The question that needs to be asked about Willie Randolph, then, is whether he's likely to manage well or not. There are some good reasons why he should keep his job, not least that the Mets have won more than they've lost and are just a half game out of first place. The point those of us who think he should be fired are making, though, isn't that he's so awful that he should be turned into a burnt offering to appease the angry baseball gods, but that under his leadership the Mets are likely to keep muddling along, not doing too badly but not doing especially well, either. The team is capable of something more.
Part of the reason that this is a difficult argument to make is that there is no generally accepted way to judge a manager other than by wins, which is the point Williams was making. Dusty Baker was a great manager in San Francisco when he had Barry Bonds, and in Chicago when Carlos Zambrano, Mark Prior, and Kerry Wood were all healthy; when he no longer had the best player of all time or a trio of aces, he was ripe to be fitted for a dunce cap. Along this line of reasoning, Randolph has done fine; the Mets may have looked flat in April, but then Moises Alou and Pedro Martinez were hurt, and after all he's won more than he's lost three years running. It's far too early to say he should lose his job, some would say, especially coming off a series win this weekend over Arizona, whom I claimed would flay the Mets.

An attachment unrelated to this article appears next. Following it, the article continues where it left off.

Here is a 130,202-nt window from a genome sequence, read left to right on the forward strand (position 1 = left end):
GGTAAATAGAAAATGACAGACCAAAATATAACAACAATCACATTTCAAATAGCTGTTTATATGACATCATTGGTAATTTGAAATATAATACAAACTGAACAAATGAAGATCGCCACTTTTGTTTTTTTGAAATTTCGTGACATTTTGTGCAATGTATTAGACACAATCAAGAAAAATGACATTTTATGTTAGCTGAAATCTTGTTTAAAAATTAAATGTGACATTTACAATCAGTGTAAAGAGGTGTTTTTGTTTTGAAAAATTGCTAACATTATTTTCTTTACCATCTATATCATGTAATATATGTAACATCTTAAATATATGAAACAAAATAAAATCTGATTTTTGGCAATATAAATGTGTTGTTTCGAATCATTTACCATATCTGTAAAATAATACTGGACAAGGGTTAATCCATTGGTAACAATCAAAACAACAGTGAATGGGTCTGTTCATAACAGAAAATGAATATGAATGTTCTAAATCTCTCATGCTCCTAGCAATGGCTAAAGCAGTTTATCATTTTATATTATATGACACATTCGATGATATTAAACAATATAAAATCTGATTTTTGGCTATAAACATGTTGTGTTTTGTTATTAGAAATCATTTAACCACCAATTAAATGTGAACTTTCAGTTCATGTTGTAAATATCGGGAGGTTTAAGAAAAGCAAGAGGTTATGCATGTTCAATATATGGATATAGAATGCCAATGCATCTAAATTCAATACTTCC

With the notable exception of 2006, though, the Mets haven't done especially well under Randolph. In 2005, they won seven fewer games than they should have, given how many runs they scored and allowed; last year, they won two more, but kicked away a seven-game lead with 17 left to play, and this year, under pressure, they opened the season playing apathetic, unfocused baseball. I've come to think this isn't coincidence, and that Randolph's style is largely to blame.
The idea that the Mets underachieved in 2005 doesn't hold water for me. The bullpen was putrid and blew a lot of leads. It was so bad that Danny Graves received 20 chances to prove how done he truly was. The 2005 Mets bullpen lost 20 games and blew 17 saves. The offense wasn't that great, either, as Beltran struggled all year, Piazza declined, and Mientkiewicz was among the least productive first basemen in baseball. They looked like a .500 team to me from the get-go, and that's how it went.